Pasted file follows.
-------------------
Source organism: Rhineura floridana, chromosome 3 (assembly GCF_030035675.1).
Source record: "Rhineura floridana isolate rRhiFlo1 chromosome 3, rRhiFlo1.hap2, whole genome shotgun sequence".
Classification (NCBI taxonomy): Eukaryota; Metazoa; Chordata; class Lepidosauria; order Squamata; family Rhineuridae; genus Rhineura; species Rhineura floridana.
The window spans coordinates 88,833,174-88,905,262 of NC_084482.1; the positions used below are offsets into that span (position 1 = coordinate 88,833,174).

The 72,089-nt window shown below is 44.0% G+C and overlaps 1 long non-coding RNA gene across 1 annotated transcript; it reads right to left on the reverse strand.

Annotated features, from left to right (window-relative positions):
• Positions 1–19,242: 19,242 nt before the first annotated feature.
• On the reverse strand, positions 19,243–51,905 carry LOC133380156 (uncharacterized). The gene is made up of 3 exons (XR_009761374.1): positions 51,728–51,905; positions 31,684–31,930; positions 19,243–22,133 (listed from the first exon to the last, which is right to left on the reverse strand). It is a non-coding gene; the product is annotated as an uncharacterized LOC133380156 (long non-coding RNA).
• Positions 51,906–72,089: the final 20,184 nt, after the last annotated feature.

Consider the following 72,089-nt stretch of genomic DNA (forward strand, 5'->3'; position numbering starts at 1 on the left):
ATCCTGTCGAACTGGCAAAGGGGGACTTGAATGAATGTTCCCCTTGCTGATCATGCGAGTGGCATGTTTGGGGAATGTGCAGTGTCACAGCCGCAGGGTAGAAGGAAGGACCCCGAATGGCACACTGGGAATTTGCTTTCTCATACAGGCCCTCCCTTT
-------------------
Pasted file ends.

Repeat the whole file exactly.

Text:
Source organism: Rhineura floridana, chromosome 3 (assembly GCF_030035675.1).
Source record: "Rhineura floridana isolate rRhiFlo1 chromosome 3, rRhiFlo1.hap2, whole genome shotgun sequence".
Classification (NCBI taxonomy): Eukaryota; Metazoa; Chordata; class Lepidosauria; order Squamata; family Rhineuridae; genus Rhineura; species Rhineura floridana.
The window spans coordinates 88,833,174-88,905,262 of NC_084482.1; the positions used below are offsets into that span (position 1 = coordinate 88,833,174).

The 72,089-nt window shown below is 44.0% G+C and overlaps 1 long non-coding RNA gene across 1 annotated transcript; it reads right to left on the reverse strand.

Annotated features, from left to right (window-relative positions):
• Positions 1–19,242: 19,242 nt before the first annotated feature.
• On the reverse strand, positions 19,243–51,905 carry LOC133380156 (uncharacterized). The gene is made up of 3 exons (XR_009761374.1): positions 51,728–51,905; positions 31,684–31,930; positions 19,243–22,133 (listed from the first exon to the last, which is right to left on the reverse strand). It is a non-coding gene; the product is annotated as an uncharacterized LOC133380156 (long non-coding RNA).
• Positions 51,906–72,089: the final 20,184 nt, after the last annotated feature.

Consider the following 72,089-nt stretch of genomic DNA (forward strand, 5'->3'; position numbering starts at 1 on the left):
ATCCTGTCGAACTGGCAAAGGGGGACTTGAATGAATGTTCCCCTTGCTGATCATGCGAGTGGCATGTTTGGGGAATGTGCAGTGTCACAGCCGCAGGGTAGAAGGAAGGACCCCGAATGGCACACTGGGAATTTGCTTTCTCATACAGGCCCTCCCTTT